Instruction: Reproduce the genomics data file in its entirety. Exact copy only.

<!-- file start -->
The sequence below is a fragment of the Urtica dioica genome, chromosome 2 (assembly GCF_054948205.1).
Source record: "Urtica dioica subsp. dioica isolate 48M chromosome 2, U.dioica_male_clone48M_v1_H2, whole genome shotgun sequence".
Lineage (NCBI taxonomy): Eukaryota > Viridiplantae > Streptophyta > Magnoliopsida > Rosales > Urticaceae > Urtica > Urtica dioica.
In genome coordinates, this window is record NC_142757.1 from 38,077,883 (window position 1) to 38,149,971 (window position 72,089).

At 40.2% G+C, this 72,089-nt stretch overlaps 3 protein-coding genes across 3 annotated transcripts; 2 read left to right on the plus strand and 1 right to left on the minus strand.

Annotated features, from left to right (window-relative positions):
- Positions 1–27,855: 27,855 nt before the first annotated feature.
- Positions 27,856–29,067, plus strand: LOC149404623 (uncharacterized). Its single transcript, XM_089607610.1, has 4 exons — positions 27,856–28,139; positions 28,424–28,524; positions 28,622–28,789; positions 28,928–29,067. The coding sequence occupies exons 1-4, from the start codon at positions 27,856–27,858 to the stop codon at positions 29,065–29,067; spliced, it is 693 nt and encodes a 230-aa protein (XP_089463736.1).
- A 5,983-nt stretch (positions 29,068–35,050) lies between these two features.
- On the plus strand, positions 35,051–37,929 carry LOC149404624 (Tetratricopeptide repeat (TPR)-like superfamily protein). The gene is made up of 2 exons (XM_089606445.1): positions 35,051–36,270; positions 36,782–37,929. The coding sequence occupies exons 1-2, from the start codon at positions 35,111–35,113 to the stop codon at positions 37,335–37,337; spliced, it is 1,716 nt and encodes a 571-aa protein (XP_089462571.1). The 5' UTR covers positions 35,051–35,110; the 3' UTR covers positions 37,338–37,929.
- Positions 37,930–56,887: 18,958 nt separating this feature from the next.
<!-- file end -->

The sequence below is a fragment of the Urtica dioica genome, chromosome 2 (assembly GCF_054948205.1).
Source record: "Urtica dioica subsp. dioica isolate 48M chromosome 2, U.dioica_male_clone48M_v1_H2, whole genome shotgun sequence".
Lineage (NCBI taxonomy): Eukaryota > Viridiplantae > Streptophyta > Magnoliopsida > Rosales > Urticaceae > Urtica > Urtica dioica.
In genome coordinates, this window is record NC_142757.1 from 38,077,883 (window position 1) to 38,149,971 (window position 72,089).

At 40.2% G+C, this 72,089-nt stretch overlaps 3 protein-coding genes across 3 annotated transcripts; 2 read left to right on the plus strand and 1 right to left on the minus strand.

Annotated features, from left to right (window-relative positions):
- Positions 1–27,855: 27,855 nt before the first annotated feature.
- Positions 27,856–29,067, plus strand: LOC149404623 (uncharacterized). Its single transcript, XM_089607610.1, has 4 exons — positions 27,856–28,139; positions 28,424–28,524; positions 28,622–28,789; positions 28,928–29,067. The coding sequence occupies exons 1-4, from the start codon at positions 27,856–27,858 to the stop codon at positions 29,065–29,067; spliced, it is 693 nt and encodes a 230-aa protein (XP_089463736.1).
- A 5,983-nt stretch (positions 29,068–35,050) lies between these two features.
- On the plus strand, positions 35,051–37,929 carry LOC149404624 (Tetratricopeptide repeat (TPR)-like superfamily protein). The gene is made up of 2 exons (XM_089606445.1): positions 35,051–36,270; positions 36,782–37,929. The coding sequence occupies exons 1-2, from the start codon at positions 35,111–35,113 to the stop codon at positions 37,335–37,337; spliced, it is 1,716 nt and encodes a 571-aa protein (XP_089462571.1). The 5' UTR covers positions 35,051–35,110; the 3' UTR covers positions 37,338–37,929.
- Positions 37,930–56,887: 18,958 nt separating this feature from the next.